Overview of ACL Surgery and Osteoarthritis in the Knee
ACL reconstructions are among the most common orthopaedic procedures performed in the United States. However, despite surgery intended to stabilize the joint, individuals who undergo an ACL reconstruction have a 3 to 5 times greater risk of developing posttraumatic arthritis of the knee. Thus, it is important to develop early and effective interventions to prevent posttraumatic arthritis after ACL surgery for this population. In our hands, we try to address this by having patients initiate physical therapy immediately after surgery in an effort to restore their quadriceps function. It has been documented that a restoration of quadriceps function improves overall joint absorption and may lead to a slowdown of progression of arthritis after injury.
One of the important things to recognize about posttraumatic arthritis, compared to age-related degenerative arthritis is that there is a discrete episode known at the time of the injury. Since the starting point of this injury is known, early therapeutic intervention may be possible in the future to slow down the biologic responses that lead to the progression of posttraumatic arthritis.
Articular cartilage injury after an impaction force, which is most commonly seen with an ACL tear, has been widely documented. The presence of blood in the joint and the resultant inflammatory process that occur after a traumatic joint injury is well known. There are numerous inflammatory degenerative cytokines, activated macrophages, and other degenerative products which can lead to early chondrocyte death, chondrocyte loss over time, and ultimately osteoarthritis progression these patients.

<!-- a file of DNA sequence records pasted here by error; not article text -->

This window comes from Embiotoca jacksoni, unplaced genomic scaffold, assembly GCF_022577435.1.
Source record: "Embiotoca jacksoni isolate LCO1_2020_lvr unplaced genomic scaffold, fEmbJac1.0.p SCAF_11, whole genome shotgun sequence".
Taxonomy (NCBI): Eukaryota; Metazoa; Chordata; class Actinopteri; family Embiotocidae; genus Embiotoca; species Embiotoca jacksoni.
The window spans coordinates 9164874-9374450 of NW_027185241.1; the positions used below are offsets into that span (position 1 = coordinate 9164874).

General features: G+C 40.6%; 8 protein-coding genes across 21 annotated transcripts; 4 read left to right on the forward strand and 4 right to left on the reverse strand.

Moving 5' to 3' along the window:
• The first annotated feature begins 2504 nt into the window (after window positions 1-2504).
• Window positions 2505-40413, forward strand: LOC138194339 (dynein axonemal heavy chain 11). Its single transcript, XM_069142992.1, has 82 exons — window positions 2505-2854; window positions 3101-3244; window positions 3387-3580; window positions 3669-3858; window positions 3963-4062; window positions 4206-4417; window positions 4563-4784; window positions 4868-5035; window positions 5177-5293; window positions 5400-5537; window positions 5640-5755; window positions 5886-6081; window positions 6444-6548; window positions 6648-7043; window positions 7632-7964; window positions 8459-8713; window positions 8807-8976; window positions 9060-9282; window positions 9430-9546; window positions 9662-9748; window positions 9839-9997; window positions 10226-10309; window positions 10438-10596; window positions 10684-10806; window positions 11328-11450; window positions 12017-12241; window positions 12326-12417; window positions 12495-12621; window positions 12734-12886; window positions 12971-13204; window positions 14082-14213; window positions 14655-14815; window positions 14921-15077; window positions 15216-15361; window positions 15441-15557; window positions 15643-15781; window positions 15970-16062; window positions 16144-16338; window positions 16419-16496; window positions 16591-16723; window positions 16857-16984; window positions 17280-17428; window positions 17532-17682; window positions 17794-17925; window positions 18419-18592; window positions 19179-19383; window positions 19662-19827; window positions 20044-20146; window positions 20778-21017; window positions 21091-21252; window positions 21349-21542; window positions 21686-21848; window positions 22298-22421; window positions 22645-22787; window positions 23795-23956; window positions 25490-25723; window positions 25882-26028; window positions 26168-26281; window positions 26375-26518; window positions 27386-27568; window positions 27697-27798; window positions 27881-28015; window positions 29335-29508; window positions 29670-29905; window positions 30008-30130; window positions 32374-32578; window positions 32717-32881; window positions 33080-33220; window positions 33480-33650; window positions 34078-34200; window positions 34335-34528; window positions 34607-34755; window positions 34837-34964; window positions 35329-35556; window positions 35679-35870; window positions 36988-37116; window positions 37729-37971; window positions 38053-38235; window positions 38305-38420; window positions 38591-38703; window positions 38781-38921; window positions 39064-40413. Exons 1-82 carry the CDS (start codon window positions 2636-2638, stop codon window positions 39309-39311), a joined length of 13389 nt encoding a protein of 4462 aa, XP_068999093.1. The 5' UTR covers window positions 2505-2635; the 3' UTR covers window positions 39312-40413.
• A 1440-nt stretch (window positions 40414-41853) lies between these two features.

Osteoarthritis in the Knee
Osteoarthritis has been ranked number 5 in the top 10 most costly medical conditions after heart disease, cancer, mental and trauma related disorders with an estimated cost burden of $185.5 billion in the USA. According to the American Academy of Orthopaedic Surgeons, every year 9 million adults in the United States are diagnosed with arthritis and 600,000 total joint replacements are performed. It is recognized that over time, osteoarthritis of the knee occurs in 50% to 60% of patients following a joint injury. This is because cartilage cells have a very low capacity to regenerate damaged cartilage tissue after injury. Today, all of our cartilage restoration procedures do not restore the cartilage back to normal unless there is a fresh osteoarticular allograft procedure performed.